Opinion: New mobility - still a revolution or already at the end?

Stefan Schulz UX Director • Head of Site Munich

09/01/2023 • 5 minutes reading time

The promise of „New mobility“

I clearly remember trying out this new DriveNow service early in the last decade: it felt like science fiction suddenly became a reality. The smartphone opened the door to a new dynamic world of mobility – which before had only seen the long, unrelenting battle between cars and public transport (Source).

It all started a few years earlier with the sharing economy concept: sharing things and thereby creating new benefits - for users, service providers, and society. An early driver of this trend in the mobility sector were these new forms of car sharing, which made it possible to rent vehicles easily via smartphone.

With these first options, many people, like me, grew to think that mobility just had to be made smarter and that many real, long-standing traffic and mobility problems could be solved. It seemed clear that our experience with mobility would change completely. At the same time, social pressure grew: the usual way of dealing with cars and traffic chaos was simply no longer acceptable due to ever stricter climate protection regulations and after a loss of trust like "Dieselgate".

That was the big game changer that would change and revolutionize entire industries, and I was there live. My optimism was limitless, and the prospects for the future seemed clear. But towards the end of the decade, things changed.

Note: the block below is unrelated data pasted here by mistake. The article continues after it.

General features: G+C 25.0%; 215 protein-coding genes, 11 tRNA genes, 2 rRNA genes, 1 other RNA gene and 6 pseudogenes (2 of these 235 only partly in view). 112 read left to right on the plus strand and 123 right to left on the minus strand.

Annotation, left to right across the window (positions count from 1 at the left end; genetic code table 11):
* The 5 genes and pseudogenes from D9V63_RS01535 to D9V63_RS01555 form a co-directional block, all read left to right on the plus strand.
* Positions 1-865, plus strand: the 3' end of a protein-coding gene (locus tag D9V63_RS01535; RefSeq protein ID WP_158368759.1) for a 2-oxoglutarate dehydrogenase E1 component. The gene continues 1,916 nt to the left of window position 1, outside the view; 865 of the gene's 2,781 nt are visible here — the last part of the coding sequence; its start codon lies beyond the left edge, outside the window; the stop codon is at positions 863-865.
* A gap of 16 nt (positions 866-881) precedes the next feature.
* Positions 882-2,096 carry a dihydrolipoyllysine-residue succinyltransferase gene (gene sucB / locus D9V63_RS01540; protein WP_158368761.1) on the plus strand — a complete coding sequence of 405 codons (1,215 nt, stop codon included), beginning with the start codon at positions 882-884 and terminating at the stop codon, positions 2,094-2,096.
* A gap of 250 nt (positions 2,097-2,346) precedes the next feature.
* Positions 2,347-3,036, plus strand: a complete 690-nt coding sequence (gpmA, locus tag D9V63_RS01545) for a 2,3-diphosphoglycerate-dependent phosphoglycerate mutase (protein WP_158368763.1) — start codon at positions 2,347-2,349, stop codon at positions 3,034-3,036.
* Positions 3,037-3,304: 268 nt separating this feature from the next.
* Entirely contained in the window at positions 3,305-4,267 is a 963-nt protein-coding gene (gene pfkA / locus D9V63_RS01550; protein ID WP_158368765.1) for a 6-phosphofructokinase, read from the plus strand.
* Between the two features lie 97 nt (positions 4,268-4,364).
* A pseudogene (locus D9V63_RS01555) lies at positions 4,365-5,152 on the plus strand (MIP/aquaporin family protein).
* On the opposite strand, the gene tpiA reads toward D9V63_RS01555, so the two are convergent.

Sand in the gears

So it became clear that sand ended up in the gear works and that the awaited future world might not become a reality (so soon). Self-driving cars were absent, although traditional manufacturers and new attackers like Tesla and others widely heralded them as "market-ready" soon. Although car sharing increased, it remained an overseeable niche in mobility. And when it came to networking the offers, there were indeed many "mobility apps" on offer. Still, really integrated solutions for an elegant journey from A to B from a single source remained a dream of the future.Had we been too naïve and hailed a (technology-centric) revolution that might never happen?

Cars are stuck in traffic on the highway.
Traffic congestions are still a regular occurrence, even in 2023.

Reality check

Not quite, because despite the disappointments, there were many lasting changes: Automation developed splendidly in niches (e.g., autonomous delivery robots), and the evolutionary development of driver assistance systems to increasingly autonomous vehicles in defined areas continued.

And at the same time, our mobility is much more networked than it was 10-15 years ago. Information about mobility options and offers is now available more and quicker than ten years ago. Sharing and merging information across platforms is now the rule rather than the exception. More and more products are also working together in ticketing. Real-time information is also becoming more and more a matter of course for mobility offers. Together with the tremendous pull effect of sustainable electrification, impressive innovations emerged at many interfaces.

That motivated us, that motivated me. But is this the significant change we've collectively envisioned over the past decade that should bring a better world (for our children and us)? Is the big vision still achievable, and how do we get there?

A man books mobility options with his smartphone.
Booking your mobility options easily with your smartphone.

The new way from A to B